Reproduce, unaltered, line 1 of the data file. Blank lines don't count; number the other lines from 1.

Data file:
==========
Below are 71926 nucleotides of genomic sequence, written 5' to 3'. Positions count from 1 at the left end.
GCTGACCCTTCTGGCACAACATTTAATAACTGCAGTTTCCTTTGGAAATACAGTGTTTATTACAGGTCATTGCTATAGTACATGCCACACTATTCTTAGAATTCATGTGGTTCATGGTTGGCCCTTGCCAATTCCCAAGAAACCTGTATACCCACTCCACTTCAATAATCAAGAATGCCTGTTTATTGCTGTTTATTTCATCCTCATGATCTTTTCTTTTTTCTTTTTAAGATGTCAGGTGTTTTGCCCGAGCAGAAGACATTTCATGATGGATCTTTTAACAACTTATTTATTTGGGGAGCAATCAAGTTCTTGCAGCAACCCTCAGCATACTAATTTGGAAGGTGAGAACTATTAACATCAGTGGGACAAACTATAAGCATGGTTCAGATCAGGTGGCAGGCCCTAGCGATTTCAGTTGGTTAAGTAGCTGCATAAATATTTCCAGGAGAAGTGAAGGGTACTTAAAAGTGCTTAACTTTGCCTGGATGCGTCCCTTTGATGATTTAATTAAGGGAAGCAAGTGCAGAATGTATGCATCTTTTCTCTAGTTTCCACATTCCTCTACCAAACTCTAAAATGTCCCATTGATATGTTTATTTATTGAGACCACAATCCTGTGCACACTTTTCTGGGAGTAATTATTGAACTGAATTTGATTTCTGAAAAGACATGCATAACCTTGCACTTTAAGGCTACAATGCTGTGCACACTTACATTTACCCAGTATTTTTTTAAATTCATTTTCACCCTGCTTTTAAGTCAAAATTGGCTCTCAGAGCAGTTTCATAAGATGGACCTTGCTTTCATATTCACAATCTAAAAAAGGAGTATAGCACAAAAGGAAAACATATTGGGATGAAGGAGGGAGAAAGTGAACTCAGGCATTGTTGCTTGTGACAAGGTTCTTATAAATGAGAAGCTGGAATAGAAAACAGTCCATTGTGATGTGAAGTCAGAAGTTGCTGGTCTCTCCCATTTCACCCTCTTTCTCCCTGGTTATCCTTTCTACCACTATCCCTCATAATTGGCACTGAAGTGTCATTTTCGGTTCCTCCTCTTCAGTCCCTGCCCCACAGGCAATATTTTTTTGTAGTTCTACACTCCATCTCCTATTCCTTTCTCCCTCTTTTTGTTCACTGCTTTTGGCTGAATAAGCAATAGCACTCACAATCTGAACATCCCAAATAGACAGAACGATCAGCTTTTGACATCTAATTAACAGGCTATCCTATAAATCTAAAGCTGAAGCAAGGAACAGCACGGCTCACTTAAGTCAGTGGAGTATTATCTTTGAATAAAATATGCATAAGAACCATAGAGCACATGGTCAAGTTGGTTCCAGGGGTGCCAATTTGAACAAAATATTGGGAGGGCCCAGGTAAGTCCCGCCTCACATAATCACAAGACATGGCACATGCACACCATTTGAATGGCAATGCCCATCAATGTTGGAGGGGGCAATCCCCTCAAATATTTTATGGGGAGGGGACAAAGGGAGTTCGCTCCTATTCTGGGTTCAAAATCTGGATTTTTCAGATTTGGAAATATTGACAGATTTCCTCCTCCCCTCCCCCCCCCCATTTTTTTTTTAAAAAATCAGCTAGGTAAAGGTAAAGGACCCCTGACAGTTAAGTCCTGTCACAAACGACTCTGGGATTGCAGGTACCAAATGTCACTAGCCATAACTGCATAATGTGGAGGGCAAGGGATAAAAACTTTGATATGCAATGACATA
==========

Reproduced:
Below are 71926 nucleotides of genomic sequence, written 5' to 3'. Positions count from 1 at the left end.